TRENTON – Assembly Democrats Reed Gusciora, Peter Barnes III and L. Grace Spencer, citing the “uncertainty” of a recent U.S. Supreme Court decision disallowing the taking of blood samples in DUI investigations without a warrant, are introducing legislation to clarify the law.
“Thousands of pending DUI cases could be in jeopardy and DUI enforcement in the future may be greatly hindered due to this decision,” said Gusciora (D-Mercer/Hunterdon).
The lawmakers said that the U.S. Supreme Court’s decision in Missouri v. McNeely was a “real setback” for NJ police in DUI investigations. The McNeely case involved the “involuntary” taking of a blood sample by police in Missouri after the suspect refused to give consent to taking a breath test.
Gusciora noted, however, while most police officers in New Jersey simply charge the suspect with “DUI refusal” in that instance, there are other circumstances where police need to resort to the taking of blood or urine in their investigations.
“For instance, when there is a car accident and the suspect is unable to give a breath sample due to being hospitalized or in the instance where alcohol has been ruled out in a DUI investigation and drugs are a suspected factor, it is then critical for our law enforcement officers to take a urine or blood sample to determine what affected the suspect’s driving skills,” said Gusciora. “That is now hampered by the U.S. Supreme Court decision, which may require a warrant or court order to obtain such samples.”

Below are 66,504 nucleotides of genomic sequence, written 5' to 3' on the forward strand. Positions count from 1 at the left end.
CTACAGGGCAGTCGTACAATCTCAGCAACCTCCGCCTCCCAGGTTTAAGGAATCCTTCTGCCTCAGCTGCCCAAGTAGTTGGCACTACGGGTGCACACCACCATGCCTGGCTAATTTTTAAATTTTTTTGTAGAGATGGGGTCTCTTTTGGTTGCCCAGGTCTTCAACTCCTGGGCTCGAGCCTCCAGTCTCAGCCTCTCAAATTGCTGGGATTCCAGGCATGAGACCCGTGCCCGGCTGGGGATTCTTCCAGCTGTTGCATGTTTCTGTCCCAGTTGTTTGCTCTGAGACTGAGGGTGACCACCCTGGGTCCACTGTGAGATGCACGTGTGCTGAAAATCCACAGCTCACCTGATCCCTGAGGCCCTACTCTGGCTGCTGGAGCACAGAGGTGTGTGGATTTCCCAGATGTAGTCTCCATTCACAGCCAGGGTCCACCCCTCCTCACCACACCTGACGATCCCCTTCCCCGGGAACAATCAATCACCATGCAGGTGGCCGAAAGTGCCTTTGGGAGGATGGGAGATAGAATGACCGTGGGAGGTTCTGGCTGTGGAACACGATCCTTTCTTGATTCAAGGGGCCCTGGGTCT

“As a society, we have made great strides over the years combating DUI’s by giving law enforcement the training they need to recognize offenders. We now need corresponding laws to prosecute these cases and let the public know that there are no loopholes to DUI laws” said Barnes (D-Middlesex).
The bill they are introducing would amend the state’s “implied consent law” that requires every New Jersey motorist to submit to a breath sample in the event that driving under the influence is suspected. The proposal would allow police to also take blood and/or urine samples in certain instances where the taking of a breath sample is hampered or drugs is suspected in affecting the driver’s performance.
“Current New Jersey case law allows our officers to take blood and urine samples in limited and emergent circumstances,” said Spencer (D-Essex). “Unfortunately, the Roberts’ Court has thrown that all up in the air. This bill aims to resolve the uncertainties with DUI enforcement in the future.”
The catalyst for the legislation stems from the fear that the time required for law enforcement personnel to first obtain a warrant or court order for a blood or urine sample would allow thousands of DUI suspects to simply be let go.
“Additionally, this would needlessly divert police resources from our streets, making them less safe from the threat of drunk drivers on the road,” added Gusciora.
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